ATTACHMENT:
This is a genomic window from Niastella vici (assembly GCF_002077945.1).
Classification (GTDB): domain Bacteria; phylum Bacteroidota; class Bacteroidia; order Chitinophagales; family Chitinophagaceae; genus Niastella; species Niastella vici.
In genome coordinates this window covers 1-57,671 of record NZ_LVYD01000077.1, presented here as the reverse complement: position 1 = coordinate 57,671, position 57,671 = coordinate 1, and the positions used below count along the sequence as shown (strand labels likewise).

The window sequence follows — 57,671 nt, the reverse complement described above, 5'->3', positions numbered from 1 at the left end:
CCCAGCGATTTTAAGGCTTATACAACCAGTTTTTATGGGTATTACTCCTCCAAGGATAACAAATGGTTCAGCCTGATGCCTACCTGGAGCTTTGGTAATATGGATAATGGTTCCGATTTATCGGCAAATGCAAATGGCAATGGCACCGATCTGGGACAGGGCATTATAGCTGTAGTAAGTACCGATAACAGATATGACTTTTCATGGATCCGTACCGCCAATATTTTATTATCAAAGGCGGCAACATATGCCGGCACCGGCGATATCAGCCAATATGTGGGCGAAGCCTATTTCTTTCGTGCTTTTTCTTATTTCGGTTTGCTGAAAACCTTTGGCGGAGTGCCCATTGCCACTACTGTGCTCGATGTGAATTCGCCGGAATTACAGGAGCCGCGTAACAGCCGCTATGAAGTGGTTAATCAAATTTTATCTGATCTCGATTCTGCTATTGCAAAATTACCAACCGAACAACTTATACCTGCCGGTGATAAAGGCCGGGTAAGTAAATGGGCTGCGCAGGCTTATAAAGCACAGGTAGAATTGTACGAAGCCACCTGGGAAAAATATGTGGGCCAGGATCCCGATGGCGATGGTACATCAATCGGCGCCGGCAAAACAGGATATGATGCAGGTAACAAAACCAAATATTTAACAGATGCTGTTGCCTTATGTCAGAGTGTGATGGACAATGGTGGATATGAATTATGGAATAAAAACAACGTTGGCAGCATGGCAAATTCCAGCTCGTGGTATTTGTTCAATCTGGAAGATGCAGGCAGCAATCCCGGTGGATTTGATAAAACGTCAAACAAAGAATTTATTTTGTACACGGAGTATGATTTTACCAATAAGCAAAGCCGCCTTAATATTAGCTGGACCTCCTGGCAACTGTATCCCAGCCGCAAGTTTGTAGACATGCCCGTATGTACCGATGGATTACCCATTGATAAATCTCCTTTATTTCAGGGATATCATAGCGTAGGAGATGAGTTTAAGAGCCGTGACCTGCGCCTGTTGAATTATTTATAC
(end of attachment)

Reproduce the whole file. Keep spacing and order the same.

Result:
This is a genomic window from Niastella vici (assembly GCF_002077945.1).
Classification (GTDB): domain Bacteria; phylum Bacteroidota; class Bacteroidia; order Chitinophagales; family Chitinophagaceae; genus Niastella; species Niastella vici.
In genome coordinates this window covers 1-57,671 of record NZ_LVYD01000077.1, presented here as the reverse complement: position 1 = coordinate 57,671, position 57,671 = coordinate 1, and the positions used below count along the sequence as shown (strand labels likewise).

The window sequence follows — 57,671 nt, the reverse complement described above, 5'->3', positions numbered from 1 at the left end:
CCCAGCGATTTTAAGGCTTATACAACCAGTTTTTATGGGTATTACTCCTCCAAGGATAACAAATGGTTCAGCCTGATGCCTACCTGGAGCTTTGGTAATATGGATAATGGTTCCGATTTATCGGCAAATGCAAATGGCAATGGCACCGATCTGGGACAGGGCATTATAGCTGTAGTAAGTACCGATAACAGATATGACTTTTCATGGATCCGTACCGCCAATATTTTATTATCAAAGGCGGCAACATATGCCGGCACCGGCGATATCAGCCAATATGTGGGCGAAGCCTATTTCTTTCGTGCTTTTTCTTATTTCGGTTTGCTGAAAACCTTTGGCGGAGTGCCCATTGCCACTACTGTGCTCGATGTGAATTCGCCGGAATTACAGGAGCCGCGTAACAGCCGCTATGAAGTGGTTAATCAAATTTTATCTGATCTCGATTCTGCTATTGCAAAATTACCAACCGAACAACTTATACCTGCCGGTGATAAAGGCCGGGTAAGTAAATGGGCTGCGCAGGCTTATAAAGCACAGGTAGAATTGTACGAAGCCACCTGGGAAAAATATGTGGGCCAGGATCCCGATGGCGATGGTACATCAATCGGCGCCGGCAAAACAGGATATGATGCAGGTAACAAAACCAAATATTTAACAGATGCTGTTGCCTTATGTCAGAGTGTGATGGACAATGGTGGATATGAATTATGGAATAAAAACAACGTTGGCAGCATGGCAAATTCCAGCTCGTGGTATTTGTTCAATCTGGAAGATGCAGGCAGCAATCCCGGTGGATTTGATAAAACGTCAAACAAAGAATTTATTTTGTACACGGAGTATGATTTTACCAATAAGCAAAGCCGCCTTAATATTAGCTGGACCTCCTGGCAACTGTATCCCAGCCGCAAGTTTGTAGACATGCCCGTATGTACCGATGGATTACCCATTGATAAATCTCCTTTATTTCAGGGATATCATAGCGTAGGAGATGAGTTTAAGAGCCGTGACCTGCGCCTGTTGAATTATTTATAC